Having a place to live seems like something so normal now, that sometimes we skip over all that this implies. Having “decent housing” is something basic, which is included as part of the human rights that all persons have a right to enjoy. But exactly, what counts as decent housing?
The idea of decent housing alludes to a building that permits its inhabitants to live in a safe manner, comfortably, and in peace. The notion, for that reason, is tied to certain structural and environmental characteristics of the dwelling in question.
It’s important to bear in mind that the right to housing is part of the Universal Declaration of Human Rights. The United Nations highlights in various documents that said housing should be “decent and adequate”: that is, it must allow the individual living there to reach an acceptable standard of living.
A person can live in a tiny house with cardboard walls, a canvas roof, and a dirt floor, without sewer or electricity. Although the said tiny house is that person’s home, it cannot be defined as decent housing, given that the conditions of life that this type of house provides are precarious.
A decent house, in contrast, should provide cover from the climate (i.e., it should protect the inhabitant from heat, cold, precipitation, etc.), have a safe structure (without risk of collapse), include basic services (access to potable water, sewage drains, energy), and be
located in an area that facilitates communication and movement. In addition, decent housing must provide personal security to the inhabitant.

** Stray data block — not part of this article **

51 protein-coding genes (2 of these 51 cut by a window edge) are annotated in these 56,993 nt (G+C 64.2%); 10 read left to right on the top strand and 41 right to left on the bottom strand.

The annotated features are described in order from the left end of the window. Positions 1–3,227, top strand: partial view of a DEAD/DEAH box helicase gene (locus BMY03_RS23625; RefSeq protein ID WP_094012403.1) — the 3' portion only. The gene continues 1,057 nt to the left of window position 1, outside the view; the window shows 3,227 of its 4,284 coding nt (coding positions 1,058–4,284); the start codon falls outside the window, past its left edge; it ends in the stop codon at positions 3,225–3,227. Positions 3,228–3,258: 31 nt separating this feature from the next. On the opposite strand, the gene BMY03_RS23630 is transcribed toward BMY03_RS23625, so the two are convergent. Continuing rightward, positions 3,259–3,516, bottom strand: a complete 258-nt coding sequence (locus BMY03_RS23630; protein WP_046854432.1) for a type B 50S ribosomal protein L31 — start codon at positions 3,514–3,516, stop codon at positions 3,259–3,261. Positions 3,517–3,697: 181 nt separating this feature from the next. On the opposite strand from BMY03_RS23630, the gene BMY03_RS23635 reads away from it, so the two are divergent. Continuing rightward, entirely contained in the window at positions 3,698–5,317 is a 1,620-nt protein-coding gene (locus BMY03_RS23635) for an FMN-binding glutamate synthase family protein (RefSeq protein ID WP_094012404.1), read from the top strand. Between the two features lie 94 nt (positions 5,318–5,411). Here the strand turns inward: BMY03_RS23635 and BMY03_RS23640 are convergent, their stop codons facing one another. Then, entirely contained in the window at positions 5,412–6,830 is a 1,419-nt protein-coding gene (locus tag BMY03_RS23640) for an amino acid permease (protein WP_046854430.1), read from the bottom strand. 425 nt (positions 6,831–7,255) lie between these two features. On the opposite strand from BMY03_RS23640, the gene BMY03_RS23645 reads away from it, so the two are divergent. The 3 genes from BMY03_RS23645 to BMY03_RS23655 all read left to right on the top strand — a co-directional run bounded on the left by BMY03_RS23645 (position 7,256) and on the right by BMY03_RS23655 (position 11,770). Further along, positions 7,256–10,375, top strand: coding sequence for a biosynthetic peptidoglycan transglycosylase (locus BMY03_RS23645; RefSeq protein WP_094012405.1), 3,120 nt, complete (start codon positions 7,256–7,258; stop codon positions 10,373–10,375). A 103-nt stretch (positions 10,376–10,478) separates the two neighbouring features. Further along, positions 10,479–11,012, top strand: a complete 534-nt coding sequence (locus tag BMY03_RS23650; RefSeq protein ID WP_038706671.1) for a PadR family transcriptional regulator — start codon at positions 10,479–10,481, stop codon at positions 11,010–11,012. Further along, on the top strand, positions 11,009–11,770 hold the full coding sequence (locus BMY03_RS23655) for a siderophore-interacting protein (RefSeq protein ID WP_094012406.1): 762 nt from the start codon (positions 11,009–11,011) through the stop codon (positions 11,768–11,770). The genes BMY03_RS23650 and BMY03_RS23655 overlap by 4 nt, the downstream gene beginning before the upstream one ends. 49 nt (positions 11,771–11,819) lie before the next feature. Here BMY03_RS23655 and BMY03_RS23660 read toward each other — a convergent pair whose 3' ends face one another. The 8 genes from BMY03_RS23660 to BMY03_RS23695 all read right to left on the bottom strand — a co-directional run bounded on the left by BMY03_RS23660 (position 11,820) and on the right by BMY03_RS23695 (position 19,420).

Having a home goes beyond having space where you can live. The subject of housing is directly related to one’s personal and social development, besides guaranteeing protection, wellbeing, independence, health, and safety of the inhabitant(s).
But in Boston, it seems that this right that all human beings have is not respected, because they are giving priority to construction, property management, and real estate companies so they can construct condominiums and extremely expensive luxury apartments that people who have lived in the city for years and have raised their families here, cannot afford, thereby causing a massive exodus of people and families in search of new opportunities in more distant places.
No matter how much Mayor Martin J. Walsh stresses that he has a plan to mitigate this situation, he does not reach his goals (either because he cannot or does not want to), because the industries in question have a ton of money and can buy politicians’ consciences to the detriment of those who elected them – the people – and who pay their salaries with their taxes.
There is no political will to counter this ambitious, inhumane, and lascivious fetus of capitalism because if there were, a responsible urban development that respects human rights would have been carried out years ago.
Sadly, we live in the 21st Century, where the technology is so advanced that it has blocked the brains of those who have the capability and creativity to do many things to benefit their own communities, but they don’t do them because they are so self-absorbed or, better said, drugged as if they were on opioids, cocaine, or whatever substance, which makes them remain indifferent or isolated from the world around them.
As the Honduran poet Ramon Ortega said, “I didn’t want to see what I saw through the crystal ball of experience: the world is a market where honors, wills, and consciences are bought…” My friends, it’s a lie: politicians are not our friends, they only approach us when they want our votes. I don’t deny that there is some that show by their actions what they don’t have to say with words. But sooner or later they will fall – just as all fall – into the claws of the lobbyists and they will then support the construction and real estate industries, while we will continue to suffer the consequences.